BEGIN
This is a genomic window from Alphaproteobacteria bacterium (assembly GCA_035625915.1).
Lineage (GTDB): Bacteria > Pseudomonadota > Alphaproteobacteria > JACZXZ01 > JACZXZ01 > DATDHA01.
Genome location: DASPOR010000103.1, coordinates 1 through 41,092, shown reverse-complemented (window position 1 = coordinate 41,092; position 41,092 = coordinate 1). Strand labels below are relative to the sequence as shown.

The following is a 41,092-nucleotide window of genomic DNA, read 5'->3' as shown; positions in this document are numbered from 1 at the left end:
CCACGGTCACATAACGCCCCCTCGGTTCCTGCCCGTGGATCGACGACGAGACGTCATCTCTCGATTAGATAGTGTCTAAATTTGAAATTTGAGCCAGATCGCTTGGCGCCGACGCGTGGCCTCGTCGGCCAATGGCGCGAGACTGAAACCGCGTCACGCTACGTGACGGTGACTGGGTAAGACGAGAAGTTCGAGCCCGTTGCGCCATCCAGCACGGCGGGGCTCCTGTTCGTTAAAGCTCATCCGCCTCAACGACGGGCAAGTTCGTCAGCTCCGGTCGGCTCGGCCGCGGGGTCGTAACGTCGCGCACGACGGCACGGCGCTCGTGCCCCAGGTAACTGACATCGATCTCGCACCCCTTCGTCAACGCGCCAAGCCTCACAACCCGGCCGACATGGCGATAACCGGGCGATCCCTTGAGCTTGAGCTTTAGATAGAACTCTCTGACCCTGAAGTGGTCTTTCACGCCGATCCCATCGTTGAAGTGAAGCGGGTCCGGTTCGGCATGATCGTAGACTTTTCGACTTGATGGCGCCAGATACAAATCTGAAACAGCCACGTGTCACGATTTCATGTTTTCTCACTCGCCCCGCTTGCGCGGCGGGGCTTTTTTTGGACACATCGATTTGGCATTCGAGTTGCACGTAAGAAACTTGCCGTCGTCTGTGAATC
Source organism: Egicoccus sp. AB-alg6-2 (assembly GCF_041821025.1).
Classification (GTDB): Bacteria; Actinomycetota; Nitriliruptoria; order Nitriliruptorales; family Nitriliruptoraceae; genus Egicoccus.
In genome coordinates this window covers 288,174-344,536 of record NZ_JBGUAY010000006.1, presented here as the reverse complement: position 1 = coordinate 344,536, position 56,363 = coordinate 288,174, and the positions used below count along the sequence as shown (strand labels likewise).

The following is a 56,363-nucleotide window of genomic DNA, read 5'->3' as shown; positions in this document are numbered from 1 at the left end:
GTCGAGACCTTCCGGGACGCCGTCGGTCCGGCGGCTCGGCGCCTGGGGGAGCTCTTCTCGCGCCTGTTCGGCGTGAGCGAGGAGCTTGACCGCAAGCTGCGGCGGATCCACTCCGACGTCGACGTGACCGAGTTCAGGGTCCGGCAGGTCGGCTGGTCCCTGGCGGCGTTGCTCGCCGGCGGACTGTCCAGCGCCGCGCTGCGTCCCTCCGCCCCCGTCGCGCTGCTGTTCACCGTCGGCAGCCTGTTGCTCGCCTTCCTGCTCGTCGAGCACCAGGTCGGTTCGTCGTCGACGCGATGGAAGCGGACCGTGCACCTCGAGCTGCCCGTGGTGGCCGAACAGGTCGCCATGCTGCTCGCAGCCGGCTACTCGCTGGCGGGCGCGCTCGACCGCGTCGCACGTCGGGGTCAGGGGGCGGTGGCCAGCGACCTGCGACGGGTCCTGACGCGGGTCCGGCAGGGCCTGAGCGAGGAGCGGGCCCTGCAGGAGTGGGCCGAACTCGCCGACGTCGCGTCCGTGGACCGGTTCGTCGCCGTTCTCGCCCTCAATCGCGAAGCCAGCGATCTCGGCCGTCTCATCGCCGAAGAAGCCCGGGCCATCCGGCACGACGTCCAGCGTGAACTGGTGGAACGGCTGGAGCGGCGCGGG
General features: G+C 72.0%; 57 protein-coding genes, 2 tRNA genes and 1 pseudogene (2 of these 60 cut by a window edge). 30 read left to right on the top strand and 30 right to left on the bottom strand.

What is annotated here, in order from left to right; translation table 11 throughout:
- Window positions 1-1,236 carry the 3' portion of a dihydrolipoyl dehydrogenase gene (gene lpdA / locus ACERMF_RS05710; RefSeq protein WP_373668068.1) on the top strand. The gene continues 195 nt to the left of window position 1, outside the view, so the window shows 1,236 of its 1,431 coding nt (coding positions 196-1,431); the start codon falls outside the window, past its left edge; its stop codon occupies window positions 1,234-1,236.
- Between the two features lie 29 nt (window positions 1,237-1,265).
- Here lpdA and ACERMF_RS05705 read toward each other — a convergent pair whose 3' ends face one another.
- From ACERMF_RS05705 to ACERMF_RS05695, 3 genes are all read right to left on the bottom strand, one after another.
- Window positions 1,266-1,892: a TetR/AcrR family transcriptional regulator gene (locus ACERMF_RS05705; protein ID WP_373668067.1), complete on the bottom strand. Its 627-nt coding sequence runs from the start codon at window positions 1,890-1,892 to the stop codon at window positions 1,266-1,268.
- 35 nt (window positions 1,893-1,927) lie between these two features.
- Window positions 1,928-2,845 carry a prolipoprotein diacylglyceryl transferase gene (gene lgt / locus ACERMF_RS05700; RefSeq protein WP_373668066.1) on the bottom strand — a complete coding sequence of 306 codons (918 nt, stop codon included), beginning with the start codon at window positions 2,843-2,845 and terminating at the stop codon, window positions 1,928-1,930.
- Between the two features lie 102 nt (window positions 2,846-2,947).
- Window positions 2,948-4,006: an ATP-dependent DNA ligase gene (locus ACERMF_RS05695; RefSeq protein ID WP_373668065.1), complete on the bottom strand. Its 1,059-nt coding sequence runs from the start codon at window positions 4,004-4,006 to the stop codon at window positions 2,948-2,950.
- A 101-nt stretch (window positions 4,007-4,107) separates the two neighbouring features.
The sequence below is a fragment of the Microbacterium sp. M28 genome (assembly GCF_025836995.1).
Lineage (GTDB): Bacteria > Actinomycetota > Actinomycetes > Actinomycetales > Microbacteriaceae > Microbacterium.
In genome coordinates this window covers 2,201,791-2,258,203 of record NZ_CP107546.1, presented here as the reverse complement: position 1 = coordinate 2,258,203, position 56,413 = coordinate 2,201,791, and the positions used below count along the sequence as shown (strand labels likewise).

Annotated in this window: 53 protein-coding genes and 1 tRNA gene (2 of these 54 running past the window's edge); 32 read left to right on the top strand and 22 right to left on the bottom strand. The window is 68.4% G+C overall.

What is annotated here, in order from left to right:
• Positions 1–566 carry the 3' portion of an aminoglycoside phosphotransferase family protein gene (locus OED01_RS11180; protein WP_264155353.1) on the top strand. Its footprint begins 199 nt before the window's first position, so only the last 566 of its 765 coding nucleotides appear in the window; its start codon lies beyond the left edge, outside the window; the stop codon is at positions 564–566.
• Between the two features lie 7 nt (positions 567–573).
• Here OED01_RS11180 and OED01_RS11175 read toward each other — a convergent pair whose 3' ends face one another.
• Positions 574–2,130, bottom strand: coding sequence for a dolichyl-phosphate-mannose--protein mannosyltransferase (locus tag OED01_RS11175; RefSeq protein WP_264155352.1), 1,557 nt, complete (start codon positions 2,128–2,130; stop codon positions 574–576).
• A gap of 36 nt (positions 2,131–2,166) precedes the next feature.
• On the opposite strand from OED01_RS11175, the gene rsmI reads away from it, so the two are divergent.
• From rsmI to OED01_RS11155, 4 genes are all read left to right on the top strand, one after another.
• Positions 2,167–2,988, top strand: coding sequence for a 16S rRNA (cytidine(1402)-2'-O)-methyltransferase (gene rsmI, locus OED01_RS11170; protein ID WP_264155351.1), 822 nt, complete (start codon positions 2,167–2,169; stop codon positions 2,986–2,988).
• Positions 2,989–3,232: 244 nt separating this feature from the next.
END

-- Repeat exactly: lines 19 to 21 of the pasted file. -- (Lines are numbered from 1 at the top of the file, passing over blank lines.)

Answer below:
- Window positions 1,928-2,845 carry a prolipoprotein diacylglyceryl transferase gene (gene lgt / locus ACERMF_RS05700; RefSeq protein WP_373668066.1) on the bottom strand — a complete coding sequence of 306 codons (918 nt, stop codon included), beginning with the start codon at window positions 2,843-2,845 and terminating at the stop codon, window positions 1,928-1,930.
- Between the two features lie 102 nt (window positions 2,846-2,947).
- Window positions 2,948-4,006: an ATP-dependent DNA ligase gene (locus ACERMF_RS05695; RefSeq protein ID WP_373668065.1), complete on the bottom strand. Its 1,059-nt coding sequence runs from the start codon at window positions 4,004-4,006 to the stop codon at window positions 2,948-2,950.